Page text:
“While these historical fantasy/alternate history books can be enjoyed as stand-alone novels, together they tell the full story of how Ilari survived.

Which sister do you think saved the realm? That will depend on whose story you read.”

You go in already knowing Ilari will be saved. The drama is in the ‘how’. In truth, then, this series is more of a family drama played out in seven parts, against the backdrop of a failed invasion. And in that, it probably succeeds, on the evidence of this first book. It’s not long for fantasy (236 pages) and perhaps the interest lies in seeing the story played out through the eyes of the other six sisters, particularly the one who is enigmatically missing for most of this book. The whole story from each perspective will likely create a rich, deep story of the two years culminating in the Mongol invasion.

But again, here at the end, there is an issue. As a standalone book, we don’t get to know the end. I mean, we already know, courtesy of the blurb, but She’s the One Who Thinks Too Much ends ostensibly on a cliffhanger. There are unsolved mysteries and questions still to be answered. And there, I think, is the crux of the thing. This series is very much designed to be read as a series, and I suspect only from completing all seven books will a rounded, satisfactory ending come. But there is enough here to pique interest in the rest of the stories, for those with the inclination to commit to all seven books.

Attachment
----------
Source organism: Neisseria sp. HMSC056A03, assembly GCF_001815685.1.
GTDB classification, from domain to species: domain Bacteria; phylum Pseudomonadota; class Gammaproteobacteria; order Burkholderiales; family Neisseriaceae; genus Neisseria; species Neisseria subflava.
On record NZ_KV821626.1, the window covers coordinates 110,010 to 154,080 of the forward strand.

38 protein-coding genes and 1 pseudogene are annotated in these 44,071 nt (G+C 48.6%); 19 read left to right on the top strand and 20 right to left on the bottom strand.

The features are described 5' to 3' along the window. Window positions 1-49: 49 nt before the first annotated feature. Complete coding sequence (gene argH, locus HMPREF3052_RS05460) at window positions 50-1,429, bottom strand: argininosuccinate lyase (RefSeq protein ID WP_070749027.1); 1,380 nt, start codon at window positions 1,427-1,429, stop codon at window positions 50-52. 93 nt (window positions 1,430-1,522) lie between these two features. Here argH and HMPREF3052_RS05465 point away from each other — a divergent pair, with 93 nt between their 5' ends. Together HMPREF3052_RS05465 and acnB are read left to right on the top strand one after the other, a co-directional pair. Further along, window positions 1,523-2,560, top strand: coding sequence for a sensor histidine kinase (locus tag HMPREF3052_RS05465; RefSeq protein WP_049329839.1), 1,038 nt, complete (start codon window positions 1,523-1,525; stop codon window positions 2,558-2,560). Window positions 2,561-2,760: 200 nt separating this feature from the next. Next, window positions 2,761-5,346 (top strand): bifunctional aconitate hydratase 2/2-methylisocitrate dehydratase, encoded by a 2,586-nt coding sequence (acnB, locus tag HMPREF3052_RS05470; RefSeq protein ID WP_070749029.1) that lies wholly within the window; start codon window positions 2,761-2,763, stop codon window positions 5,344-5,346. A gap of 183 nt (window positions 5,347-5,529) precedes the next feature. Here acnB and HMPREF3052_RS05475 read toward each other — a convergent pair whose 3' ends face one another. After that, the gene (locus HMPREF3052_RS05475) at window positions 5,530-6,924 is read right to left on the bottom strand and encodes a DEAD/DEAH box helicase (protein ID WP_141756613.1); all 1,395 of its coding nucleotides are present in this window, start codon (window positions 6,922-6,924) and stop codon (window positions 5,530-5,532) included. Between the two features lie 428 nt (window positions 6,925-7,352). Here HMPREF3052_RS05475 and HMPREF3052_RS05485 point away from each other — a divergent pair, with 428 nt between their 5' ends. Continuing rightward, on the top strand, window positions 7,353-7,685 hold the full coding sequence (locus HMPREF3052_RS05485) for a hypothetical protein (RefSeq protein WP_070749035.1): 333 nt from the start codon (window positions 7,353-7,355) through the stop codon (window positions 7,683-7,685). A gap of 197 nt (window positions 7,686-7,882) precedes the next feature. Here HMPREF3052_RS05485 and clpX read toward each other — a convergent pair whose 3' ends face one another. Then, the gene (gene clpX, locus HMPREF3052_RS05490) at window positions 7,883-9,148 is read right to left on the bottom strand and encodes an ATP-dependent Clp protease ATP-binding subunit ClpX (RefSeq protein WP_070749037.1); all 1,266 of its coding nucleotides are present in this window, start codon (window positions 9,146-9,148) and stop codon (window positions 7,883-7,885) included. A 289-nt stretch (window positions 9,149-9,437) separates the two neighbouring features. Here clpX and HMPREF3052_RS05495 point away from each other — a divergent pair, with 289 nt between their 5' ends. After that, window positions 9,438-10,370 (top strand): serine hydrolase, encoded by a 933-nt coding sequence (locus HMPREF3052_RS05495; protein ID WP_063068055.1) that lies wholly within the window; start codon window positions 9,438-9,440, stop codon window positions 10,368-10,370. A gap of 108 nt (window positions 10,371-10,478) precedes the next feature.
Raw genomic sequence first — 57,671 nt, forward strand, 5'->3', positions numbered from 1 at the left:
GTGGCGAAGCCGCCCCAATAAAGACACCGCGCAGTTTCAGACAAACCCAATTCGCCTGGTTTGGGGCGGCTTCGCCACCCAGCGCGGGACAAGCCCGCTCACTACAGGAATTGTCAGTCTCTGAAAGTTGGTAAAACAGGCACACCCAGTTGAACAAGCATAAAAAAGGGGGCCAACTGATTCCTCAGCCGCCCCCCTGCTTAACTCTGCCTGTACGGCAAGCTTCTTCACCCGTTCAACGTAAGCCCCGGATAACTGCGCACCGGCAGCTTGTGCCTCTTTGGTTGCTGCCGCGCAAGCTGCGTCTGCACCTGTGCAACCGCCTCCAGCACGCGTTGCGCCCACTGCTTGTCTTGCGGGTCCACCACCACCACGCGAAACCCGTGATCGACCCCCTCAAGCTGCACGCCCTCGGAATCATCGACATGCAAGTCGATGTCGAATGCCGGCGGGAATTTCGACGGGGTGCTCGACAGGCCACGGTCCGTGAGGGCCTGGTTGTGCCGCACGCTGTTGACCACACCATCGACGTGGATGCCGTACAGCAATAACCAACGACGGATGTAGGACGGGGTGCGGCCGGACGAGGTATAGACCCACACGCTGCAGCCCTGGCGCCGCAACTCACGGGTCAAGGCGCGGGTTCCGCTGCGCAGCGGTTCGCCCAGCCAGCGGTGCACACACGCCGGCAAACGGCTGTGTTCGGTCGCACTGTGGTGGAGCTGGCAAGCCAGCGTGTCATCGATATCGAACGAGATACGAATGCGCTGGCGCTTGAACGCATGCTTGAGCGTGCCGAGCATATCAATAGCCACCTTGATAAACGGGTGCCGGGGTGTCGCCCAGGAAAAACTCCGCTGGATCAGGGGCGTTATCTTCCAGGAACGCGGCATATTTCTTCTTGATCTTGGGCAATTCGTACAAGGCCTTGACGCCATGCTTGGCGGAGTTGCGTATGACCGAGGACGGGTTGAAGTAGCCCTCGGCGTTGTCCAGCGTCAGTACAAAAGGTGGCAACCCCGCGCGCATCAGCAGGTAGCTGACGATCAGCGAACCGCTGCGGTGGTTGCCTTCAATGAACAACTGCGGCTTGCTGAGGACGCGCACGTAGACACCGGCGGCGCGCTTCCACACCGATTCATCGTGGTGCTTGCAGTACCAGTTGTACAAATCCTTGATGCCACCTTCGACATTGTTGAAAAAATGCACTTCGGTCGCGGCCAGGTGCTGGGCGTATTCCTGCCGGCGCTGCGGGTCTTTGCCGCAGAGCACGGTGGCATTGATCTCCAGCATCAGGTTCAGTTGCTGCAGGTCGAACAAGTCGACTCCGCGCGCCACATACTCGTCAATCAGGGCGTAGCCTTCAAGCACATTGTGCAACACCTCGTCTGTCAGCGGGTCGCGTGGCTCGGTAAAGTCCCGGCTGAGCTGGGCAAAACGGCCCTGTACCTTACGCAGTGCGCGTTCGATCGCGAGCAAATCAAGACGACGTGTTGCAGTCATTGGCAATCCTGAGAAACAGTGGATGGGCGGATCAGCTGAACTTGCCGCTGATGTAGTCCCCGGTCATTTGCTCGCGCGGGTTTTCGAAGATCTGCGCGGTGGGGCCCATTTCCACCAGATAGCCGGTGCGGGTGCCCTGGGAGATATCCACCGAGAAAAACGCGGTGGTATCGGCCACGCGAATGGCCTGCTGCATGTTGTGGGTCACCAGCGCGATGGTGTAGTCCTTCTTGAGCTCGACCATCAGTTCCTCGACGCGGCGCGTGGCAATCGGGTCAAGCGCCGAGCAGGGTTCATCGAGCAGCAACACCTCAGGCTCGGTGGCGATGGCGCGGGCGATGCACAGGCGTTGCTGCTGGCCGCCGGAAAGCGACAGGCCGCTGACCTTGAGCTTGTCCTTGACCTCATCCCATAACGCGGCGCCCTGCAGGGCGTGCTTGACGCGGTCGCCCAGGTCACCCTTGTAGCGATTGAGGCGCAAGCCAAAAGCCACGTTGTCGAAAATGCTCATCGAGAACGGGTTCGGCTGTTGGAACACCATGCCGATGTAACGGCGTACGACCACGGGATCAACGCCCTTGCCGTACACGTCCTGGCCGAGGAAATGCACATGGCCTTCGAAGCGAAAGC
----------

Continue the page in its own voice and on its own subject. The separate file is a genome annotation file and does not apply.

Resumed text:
Last modified on Monday, 23 May 2022 15:25

Justin was a professional writer and editor for 15 years before his debut novel, Carpet Diem, was published in 2015. He wrote restaurant and theatre reviews, edited magazines about football and trucks, published books about fishing and gold, wrote business articles and animation scripts, and spent four years as the writer editor, and photographer for an Edinburgh guide book.

Justin now writes full-time and is a partner in his own publishing company. He also writes scripts with his wife Juliet, who he met through the BBC Last Laugh scriptwriting competition.

His novel, The Lost War, won the sixth SPFBO.